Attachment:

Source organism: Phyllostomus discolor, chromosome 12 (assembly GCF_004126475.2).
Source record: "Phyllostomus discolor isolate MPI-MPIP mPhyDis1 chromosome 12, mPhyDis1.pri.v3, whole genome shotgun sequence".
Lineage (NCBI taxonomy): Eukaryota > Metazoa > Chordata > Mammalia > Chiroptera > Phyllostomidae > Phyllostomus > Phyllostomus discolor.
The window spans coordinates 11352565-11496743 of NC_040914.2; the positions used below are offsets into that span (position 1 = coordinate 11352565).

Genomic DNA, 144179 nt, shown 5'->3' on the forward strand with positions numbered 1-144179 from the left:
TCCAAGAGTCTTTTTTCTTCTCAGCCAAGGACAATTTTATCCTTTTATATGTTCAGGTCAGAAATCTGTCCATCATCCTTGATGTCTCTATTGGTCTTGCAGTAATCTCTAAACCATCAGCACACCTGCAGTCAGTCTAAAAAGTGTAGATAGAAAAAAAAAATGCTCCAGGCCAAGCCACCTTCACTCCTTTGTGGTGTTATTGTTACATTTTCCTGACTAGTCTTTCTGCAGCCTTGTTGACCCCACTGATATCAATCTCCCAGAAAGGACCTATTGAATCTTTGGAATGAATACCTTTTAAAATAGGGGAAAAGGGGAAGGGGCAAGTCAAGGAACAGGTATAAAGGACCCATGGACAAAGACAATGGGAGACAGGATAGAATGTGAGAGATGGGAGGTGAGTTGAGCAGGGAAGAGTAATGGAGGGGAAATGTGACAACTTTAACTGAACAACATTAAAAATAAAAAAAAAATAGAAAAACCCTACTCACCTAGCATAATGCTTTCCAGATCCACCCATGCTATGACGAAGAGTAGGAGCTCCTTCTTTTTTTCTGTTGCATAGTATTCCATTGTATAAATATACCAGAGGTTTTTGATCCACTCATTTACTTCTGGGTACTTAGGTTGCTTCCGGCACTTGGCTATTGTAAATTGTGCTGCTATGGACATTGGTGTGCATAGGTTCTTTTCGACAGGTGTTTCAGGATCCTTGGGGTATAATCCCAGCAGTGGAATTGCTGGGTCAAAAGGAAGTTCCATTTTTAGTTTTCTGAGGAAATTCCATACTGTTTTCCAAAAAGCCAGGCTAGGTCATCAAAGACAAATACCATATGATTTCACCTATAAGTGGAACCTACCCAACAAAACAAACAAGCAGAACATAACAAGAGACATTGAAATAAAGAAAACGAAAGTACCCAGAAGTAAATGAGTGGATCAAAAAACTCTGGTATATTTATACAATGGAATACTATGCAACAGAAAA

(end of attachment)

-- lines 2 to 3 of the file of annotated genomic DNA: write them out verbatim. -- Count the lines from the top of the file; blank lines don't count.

Source record: "Phyllostomus discolor isolate MPI-MPIP mPhyDis1 chromosome 12, mPhyDis1.pri.v3, whole genome shotgun sequence".
Lineage (NCBI taxonomy): Eukaryota > Metazoa > Chordata > Mammalia > Chiroptera > Phyllostomidae > Phyllostomus > Phyllostomus discolor.